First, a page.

The actors leading the way

EMMY'S lead acting races for series are judged based upon a single sample episode selected by nominees as an example of their best work. Typically, about 75 fellow actors serve as judges per category, evaluating DVD screeners at home. Ballots must be returned by Aug. 29, along with a signed affidavit attesting that voters viewed everything required. Winners will be announced on Sept. 21. Here are the episodes submitted this year and our take on them:


Gabriel Byrne, "In Treatment"

Episode: "Paul and Gina: Week 4." Psychoanalyst Paul (Byrne) seeks the counsel of his own therapist to cope with his romantic feelings for a patient.

Plus: Byrne has a vaunted reputation as an actor, being a darling of the indie film scene. Voters may be impressed that he's bravely tackling TV, baring a haunted soul.

Minus: Therapy sessions can seem whiny, tedious and self-absorbed . . . well, except maybe in Hollywood.

Bryan Cranston, "Breaking Bad"

Episode: "Pilot." A once-upright chemistry teacher goes crazy and becomes a crystal-meth peddler when he learns he has cancer.

Plus: Cranston's nomination may get special attention because it's a welcome surprise -- a critically hailed performance on a new, low-rated series airing on a basic-cable channel (AMC). This plot premise lets him give a big, wigged-out performance.

Minus: Who's going to vote for a guy cooking up meth to hook kids?

Michael C. Hall, "Dexter"

Episode: "There's Something About Harry." Dexter (Hall) discovers that his dad didn't die of heart failure years ago. He committed suicide when he realized his son was a serial killer.

Plus: This episode is a superb showcase of Hall's subtle acting, full of quiet ache and rawness up until he screams a realization: "I killed my father!"

Minus: It bears repeating: Dexter is a serial killer.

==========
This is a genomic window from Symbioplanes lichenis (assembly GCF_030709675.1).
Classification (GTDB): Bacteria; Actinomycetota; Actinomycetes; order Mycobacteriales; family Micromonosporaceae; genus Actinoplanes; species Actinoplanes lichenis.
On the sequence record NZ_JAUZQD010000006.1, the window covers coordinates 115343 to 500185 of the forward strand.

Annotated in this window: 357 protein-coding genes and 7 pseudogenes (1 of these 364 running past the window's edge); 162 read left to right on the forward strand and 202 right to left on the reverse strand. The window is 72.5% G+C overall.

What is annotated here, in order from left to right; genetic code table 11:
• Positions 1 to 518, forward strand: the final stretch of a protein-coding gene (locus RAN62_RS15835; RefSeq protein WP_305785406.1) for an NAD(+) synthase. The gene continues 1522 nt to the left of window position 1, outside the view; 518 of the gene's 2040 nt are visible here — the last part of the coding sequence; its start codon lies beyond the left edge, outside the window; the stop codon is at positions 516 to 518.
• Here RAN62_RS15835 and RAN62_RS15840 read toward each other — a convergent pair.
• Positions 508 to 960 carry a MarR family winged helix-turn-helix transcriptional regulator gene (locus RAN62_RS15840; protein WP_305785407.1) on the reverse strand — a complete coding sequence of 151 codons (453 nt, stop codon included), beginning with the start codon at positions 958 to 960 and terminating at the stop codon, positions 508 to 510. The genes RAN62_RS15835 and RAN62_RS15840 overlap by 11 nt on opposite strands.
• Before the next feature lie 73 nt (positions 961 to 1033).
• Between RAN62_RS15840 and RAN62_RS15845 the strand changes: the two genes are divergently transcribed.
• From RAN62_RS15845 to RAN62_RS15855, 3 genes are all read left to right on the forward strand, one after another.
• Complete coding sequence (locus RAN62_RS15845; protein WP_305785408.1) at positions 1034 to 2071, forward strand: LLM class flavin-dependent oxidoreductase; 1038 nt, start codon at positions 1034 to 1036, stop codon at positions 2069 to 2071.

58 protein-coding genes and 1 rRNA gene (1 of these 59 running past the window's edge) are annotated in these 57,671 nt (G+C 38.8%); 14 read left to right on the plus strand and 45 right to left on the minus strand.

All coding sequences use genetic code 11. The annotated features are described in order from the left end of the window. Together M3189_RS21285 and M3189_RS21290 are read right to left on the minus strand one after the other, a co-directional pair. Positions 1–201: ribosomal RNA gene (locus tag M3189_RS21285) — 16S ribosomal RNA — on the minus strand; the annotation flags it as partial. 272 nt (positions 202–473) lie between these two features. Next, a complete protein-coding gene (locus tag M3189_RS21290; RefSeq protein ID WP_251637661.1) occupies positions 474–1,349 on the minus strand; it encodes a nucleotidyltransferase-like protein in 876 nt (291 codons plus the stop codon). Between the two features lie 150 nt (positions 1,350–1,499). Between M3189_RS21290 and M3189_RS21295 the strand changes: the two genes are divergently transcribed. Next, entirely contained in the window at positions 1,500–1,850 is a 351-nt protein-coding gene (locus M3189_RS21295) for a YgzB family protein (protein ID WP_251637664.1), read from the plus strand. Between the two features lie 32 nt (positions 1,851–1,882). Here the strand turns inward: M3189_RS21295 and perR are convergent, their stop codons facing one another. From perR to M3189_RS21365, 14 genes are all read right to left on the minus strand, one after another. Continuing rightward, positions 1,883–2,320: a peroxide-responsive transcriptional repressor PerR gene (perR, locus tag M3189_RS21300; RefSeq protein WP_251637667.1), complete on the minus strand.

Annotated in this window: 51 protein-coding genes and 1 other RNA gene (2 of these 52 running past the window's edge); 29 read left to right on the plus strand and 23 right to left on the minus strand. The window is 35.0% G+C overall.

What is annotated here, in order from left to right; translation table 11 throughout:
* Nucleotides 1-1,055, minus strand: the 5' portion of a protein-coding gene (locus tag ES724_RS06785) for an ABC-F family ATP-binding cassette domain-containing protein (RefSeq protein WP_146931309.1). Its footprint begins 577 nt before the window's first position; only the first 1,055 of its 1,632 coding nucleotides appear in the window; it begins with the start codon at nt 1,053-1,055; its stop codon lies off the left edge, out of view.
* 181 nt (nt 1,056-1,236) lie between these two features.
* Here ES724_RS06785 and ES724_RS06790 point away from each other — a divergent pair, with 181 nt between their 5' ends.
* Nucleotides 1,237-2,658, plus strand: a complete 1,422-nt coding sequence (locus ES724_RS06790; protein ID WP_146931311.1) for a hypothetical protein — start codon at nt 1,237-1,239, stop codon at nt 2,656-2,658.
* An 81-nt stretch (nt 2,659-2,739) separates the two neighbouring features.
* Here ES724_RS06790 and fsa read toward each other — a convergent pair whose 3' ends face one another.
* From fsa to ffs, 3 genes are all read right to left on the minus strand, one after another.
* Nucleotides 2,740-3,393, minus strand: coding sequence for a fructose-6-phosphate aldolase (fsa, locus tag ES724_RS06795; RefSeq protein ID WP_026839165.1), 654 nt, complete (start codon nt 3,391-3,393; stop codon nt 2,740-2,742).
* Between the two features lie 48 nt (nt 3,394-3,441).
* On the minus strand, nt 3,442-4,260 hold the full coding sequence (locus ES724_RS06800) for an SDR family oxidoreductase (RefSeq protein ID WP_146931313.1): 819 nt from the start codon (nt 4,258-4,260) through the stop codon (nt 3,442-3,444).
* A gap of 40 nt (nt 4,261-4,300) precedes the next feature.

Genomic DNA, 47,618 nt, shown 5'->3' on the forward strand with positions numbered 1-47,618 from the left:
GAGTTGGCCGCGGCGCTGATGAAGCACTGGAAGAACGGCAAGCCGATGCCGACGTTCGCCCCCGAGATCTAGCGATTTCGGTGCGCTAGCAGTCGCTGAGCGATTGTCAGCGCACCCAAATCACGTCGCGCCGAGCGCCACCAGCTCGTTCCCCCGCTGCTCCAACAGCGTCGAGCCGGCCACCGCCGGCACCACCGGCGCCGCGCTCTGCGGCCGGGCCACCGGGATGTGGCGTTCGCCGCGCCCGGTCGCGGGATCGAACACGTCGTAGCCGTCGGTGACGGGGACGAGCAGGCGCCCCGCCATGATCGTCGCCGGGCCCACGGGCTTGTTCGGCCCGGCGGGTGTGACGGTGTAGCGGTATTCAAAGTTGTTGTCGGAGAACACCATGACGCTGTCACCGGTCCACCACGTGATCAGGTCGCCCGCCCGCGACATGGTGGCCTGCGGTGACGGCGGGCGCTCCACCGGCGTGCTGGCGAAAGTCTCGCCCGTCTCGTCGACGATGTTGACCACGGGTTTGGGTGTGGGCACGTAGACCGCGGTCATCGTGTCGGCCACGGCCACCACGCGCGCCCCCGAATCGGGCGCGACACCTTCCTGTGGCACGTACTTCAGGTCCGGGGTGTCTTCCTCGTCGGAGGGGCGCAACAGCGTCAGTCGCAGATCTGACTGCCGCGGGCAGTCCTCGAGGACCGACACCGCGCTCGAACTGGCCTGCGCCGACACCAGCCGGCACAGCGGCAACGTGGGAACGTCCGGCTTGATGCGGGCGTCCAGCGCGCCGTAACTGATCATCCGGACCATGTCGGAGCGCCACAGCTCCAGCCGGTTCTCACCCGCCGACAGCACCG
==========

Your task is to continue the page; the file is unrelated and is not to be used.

Jon Hamm, "Mad Men"

Episode: "The Wheel." As his marriage crumbles, slick ad agency exec Don Draper (Hamm) throws himself into a pitch to Kodak.

Plus: Hamm is the lead of TV's hottest new drama and he gets a nice teary scene. Showing slides of his once-happy family, he urges Kodak to name its new projector a "carousel" because it moves "the way a child travels, around and around and back home again -- to a place where we know we are loved."

Minus: Emmy voters may find it hard to warm up to a suit who's usually cool and detached.

Hugh Laurie, "House"

Episode: "House's Head." Suffering from a cracked skull, House (Laurie) can't recall whose life he was fighting to save just before a bus crash.

Plus: After two previous losses, Laurie gives his most dynamic performance yet in the two-hour season finale (that's twice as long as other nominees' episodes).

Minus: Emmys are like hugs from your TV pals and who wants to hug a grouch?

James Spader, "Boston Legal"

Episode: "The Court Supreme." Alan (Spader) argues before the Supreme Court for the life of a mentally disabled man condemned to death for raping an 8-year-old girl.

Plus: Three-time champ Spader has never lost, probably because he gets to give grandstanding courtroom speeches. This is his most grandiose yet as he rages at the Supremes, "You've transformed this court from being a governmental branch devoted to civil rights and liberties into protector of discrimination, guardian of government, a slave to moneyed interests and big business!"

Minus: Enough already. Even Spader admits he's baffled by his undefeated streak.

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